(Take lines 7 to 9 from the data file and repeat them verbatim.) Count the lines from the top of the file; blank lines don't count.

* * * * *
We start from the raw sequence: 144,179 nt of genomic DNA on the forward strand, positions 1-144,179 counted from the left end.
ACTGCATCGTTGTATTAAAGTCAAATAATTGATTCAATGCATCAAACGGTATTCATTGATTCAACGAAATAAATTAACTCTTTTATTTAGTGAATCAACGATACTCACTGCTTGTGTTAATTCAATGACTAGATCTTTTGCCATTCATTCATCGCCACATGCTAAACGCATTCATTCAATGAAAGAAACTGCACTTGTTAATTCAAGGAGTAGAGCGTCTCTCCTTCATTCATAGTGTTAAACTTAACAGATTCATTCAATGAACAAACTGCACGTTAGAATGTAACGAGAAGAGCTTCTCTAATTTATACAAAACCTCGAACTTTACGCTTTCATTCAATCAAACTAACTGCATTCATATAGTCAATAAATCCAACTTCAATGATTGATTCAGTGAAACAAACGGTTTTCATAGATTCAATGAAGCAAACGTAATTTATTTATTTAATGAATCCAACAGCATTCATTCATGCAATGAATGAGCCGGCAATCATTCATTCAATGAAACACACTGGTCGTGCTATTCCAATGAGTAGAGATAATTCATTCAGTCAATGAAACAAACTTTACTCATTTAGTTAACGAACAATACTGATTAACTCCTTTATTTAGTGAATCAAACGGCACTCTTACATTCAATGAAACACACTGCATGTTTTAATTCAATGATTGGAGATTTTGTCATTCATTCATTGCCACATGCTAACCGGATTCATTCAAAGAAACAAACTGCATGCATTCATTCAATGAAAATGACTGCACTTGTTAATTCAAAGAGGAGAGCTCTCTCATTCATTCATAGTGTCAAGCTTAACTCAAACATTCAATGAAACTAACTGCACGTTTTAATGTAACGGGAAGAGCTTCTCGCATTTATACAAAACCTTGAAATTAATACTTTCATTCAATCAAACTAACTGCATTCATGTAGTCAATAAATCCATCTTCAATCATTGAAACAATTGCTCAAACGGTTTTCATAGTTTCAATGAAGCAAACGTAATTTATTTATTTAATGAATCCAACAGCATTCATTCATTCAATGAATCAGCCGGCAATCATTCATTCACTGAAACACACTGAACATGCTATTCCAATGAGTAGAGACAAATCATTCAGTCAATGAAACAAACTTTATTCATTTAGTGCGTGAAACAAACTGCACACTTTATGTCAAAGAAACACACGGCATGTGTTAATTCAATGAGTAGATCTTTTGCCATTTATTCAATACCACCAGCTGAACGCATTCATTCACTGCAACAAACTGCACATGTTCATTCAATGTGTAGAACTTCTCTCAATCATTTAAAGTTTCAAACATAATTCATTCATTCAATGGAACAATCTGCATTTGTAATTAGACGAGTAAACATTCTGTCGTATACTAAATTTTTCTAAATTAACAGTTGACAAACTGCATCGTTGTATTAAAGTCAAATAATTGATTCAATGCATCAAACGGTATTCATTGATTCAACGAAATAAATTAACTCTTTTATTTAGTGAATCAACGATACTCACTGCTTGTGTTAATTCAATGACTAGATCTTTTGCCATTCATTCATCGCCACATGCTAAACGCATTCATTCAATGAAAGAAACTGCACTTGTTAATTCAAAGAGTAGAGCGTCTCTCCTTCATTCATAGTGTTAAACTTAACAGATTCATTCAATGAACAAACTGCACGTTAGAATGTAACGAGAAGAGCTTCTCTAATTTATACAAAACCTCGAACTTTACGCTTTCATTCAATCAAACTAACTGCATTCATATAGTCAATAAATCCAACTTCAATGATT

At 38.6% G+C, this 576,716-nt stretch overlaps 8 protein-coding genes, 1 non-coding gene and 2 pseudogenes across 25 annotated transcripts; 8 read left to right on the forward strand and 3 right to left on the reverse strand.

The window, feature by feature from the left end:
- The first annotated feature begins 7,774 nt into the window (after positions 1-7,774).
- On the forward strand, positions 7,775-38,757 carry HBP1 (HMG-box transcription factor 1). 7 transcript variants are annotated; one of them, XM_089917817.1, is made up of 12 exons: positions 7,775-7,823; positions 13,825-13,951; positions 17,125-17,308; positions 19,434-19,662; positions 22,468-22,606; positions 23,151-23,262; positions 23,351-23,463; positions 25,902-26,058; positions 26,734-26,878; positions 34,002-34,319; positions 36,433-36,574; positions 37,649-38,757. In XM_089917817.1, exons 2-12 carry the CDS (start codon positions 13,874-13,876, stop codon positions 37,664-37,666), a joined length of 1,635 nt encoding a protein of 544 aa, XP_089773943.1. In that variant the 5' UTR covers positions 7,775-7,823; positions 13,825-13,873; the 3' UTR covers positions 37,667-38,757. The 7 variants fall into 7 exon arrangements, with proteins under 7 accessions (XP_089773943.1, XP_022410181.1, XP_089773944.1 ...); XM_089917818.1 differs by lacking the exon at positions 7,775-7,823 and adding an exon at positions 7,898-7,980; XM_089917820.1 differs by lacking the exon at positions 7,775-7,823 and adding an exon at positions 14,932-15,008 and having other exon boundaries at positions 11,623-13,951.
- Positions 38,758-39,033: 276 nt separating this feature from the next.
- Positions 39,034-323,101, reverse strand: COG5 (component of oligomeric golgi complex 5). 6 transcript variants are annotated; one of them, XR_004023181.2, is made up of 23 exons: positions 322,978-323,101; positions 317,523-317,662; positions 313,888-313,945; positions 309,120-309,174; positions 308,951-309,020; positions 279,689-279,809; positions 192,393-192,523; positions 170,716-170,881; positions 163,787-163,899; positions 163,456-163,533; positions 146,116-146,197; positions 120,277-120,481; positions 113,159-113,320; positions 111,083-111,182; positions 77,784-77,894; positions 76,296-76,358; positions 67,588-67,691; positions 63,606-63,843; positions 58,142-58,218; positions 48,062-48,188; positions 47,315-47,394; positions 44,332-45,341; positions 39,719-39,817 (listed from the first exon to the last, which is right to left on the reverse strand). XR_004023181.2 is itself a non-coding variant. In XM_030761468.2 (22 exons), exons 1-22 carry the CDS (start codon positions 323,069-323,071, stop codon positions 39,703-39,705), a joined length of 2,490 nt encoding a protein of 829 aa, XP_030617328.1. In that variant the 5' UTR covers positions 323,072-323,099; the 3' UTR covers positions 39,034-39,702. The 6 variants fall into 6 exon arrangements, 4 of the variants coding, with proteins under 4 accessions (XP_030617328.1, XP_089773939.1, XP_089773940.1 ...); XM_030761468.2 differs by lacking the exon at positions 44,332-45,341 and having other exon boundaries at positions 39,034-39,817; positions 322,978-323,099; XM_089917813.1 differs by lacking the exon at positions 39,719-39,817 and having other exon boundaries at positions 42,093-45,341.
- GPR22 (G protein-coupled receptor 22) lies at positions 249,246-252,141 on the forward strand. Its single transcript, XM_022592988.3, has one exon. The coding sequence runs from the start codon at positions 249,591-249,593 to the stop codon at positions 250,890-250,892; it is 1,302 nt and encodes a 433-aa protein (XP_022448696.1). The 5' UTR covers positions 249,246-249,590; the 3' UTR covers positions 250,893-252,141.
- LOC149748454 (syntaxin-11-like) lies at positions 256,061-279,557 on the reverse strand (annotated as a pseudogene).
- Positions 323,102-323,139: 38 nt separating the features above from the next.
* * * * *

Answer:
- Positions 38,758-39,033: 276 nt separating this feature from the next.
- Positions 39,034-323,101, reverse strand: COG5 (component of oligomeric golgi complex 5). 6 transcript variants are annotated; one of them, XR_004023181.2, is made up of 23 exons: positions 322,978-323,101; positions 317,523-317,662; positions 313,888-313,945; positions 309,120-309,174; positions 308,951-309,020; positions 279,689-279,809; positions 192,393-192,523; positions 170,716-170,881; positions 163,787-163,899; positions 163,456-163,533; positions 146,116-146,197; positions 120,277-120,481; positions 113,159-113,320; positions 111,083-111,182; positions 77,784-77,894; positions 76,296-76,358; positions 67,588-67,691; positions 63,606-63,843; positions 58,142-58,218; positions 48,062-48,188; positions 47,315-47,394; positions 44,332-45,341; positions 39,719-39,817 (listed from the first exon to the last, which is right to left on the reverse strand). XR_004023181.2 is itself a non-coding variant. In XM_030761468.2 (22 exons), exons 1-22 carry the CDS (start codon positions 323,069-323,071, stop codon positions 39,703-39,705), a joined length of 2,490 nt encoding a protein of 829 aa, XP_030617328.1. In that variant the 5' UTR covers positions 323,072-323,099; the 3' UTR covers positions 39,034-39,702. The 6 variants fall into 6 exon arrangements, 4 of the variants coding, with proteins under 4 accessions (XP_030617328.1, XP_089773939.1, XP_089773940.1 ...); XM_030761468.2 differs by lacking the exon at positions 44,332-45,341 and having other exon boundaries at positions 39,034-39,817; positions 322,978-323,099; XM_089917813.1 differs by lacking the exon at positions 39,719-39,817 and having other exon boundaries at positions 42,093-45,341.
- GPR22 (G protein-coupled receptor 22) lies at positions 249,246-252,141 on the forward strand. Its single transcript, XM_022592988.3, has one exon. The coding sequence runs from the start codon at positions 249,591-249,593 to the stop codon at positions 250,890-250,892; it is 1,302 nt and encodes a 433-aa protein (XP_022448696.1). The 5' UTR covers positions 249,246-249,590; the 3' UTR covers positions 250,893-252,141.